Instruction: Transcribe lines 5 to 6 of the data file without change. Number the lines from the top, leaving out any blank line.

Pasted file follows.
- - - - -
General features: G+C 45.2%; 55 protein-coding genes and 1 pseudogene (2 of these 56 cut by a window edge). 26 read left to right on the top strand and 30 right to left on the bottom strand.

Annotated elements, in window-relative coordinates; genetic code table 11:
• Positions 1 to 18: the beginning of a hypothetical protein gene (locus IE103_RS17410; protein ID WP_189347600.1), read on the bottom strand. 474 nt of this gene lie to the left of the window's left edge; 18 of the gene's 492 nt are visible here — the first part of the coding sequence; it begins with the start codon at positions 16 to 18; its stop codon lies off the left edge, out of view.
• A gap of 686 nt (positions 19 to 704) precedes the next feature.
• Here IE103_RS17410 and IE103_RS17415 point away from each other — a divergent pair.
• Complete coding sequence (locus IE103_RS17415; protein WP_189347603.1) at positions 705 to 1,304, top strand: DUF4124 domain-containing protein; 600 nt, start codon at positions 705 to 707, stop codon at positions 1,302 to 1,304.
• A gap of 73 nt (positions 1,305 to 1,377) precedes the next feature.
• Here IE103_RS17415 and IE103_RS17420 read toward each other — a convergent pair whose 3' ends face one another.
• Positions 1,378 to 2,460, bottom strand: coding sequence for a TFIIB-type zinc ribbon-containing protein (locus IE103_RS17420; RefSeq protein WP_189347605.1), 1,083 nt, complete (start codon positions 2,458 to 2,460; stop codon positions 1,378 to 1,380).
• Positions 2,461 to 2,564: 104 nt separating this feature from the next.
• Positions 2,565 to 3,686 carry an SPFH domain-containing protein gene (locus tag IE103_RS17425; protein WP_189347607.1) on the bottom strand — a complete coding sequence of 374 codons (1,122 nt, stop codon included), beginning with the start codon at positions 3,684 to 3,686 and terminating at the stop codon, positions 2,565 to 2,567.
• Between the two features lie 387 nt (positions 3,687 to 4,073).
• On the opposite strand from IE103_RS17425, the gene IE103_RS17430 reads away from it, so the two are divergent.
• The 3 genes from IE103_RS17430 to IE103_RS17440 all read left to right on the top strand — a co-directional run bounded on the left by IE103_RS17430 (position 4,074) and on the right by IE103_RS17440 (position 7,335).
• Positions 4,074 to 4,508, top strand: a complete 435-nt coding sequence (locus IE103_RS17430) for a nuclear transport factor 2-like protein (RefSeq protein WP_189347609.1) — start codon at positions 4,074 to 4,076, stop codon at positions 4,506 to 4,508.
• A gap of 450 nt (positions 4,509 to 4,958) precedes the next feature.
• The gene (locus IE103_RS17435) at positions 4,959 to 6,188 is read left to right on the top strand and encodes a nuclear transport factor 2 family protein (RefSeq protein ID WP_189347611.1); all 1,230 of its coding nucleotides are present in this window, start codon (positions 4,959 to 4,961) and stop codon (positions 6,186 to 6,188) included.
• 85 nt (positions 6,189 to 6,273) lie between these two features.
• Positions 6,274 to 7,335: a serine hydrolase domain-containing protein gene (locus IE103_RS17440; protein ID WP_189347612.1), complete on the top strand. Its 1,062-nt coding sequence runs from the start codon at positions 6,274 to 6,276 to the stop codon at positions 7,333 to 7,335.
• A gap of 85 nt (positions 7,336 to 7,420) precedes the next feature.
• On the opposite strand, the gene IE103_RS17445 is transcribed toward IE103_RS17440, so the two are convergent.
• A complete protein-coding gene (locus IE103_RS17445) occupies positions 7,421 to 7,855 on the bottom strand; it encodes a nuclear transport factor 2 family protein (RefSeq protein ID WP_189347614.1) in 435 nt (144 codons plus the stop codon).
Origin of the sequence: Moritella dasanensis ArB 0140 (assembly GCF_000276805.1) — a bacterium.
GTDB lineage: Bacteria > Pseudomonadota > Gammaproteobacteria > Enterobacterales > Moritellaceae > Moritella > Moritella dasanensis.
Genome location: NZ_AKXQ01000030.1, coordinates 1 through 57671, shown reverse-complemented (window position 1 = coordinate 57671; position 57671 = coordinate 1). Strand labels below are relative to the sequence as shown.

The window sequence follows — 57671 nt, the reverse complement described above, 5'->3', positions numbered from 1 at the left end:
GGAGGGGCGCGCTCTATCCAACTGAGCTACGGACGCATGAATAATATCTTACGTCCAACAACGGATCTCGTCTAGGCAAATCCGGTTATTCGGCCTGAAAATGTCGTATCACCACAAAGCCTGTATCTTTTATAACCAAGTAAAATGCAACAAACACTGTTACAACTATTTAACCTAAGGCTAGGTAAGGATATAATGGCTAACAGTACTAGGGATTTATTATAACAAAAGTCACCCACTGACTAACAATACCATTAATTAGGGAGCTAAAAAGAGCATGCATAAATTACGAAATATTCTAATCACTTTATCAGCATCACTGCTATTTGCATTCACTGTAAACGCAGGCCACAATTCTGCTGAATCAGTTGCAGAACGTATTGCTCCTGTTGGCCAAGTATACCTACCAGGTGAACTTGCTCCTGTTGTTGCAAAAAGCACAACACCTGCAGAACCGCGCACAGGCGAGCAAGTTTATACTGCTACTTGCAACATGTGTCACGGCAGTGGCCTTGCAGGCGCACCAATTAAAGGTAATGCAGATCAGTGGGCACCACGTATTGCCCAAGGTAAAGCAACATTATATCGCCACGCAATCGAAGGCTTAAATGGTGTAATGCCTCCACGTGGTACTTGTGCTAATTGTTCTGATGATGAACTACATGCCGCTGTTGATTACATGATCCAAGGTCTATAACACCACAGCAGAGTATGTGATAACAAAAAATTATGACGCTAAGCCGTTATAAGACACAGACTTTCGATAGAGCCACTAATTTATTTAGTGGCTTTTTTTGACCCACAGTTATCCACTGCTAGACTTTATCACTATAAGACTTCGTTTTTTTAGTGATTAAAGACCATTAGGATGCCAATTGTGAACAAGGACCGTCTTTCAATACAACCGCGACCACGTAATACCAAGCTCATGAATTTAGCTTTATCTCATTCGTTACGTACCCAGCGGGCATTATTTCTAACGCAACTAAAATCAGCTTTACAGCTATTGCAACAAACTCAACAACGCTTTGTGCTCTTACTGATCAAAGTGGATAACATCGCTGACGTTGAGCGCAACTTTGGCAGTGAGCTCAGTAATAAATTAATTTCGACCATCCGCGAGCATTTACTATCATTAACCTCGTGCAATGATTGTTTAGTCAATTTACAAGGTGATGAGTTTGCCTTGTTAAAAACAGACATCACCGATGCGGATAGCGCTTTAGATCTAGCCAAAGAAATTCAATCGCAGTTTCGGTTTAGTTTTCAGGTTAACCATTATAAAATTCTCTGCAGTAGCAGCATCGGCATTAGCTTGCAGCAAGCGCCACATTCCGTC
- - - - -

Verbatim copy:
• Here IE103_RS17410 and IE103_RS17415 point away from each other — a divergent pair.
• Complete coding sequence (locus IE103_RS17415; protein WP_189347603.1) at positions 705 to 1,304, top strand: DUF4124 domain-containing protein; 600 nt, start codon at positions 705 to 707, stop codon at positions 1,302 to 1,304.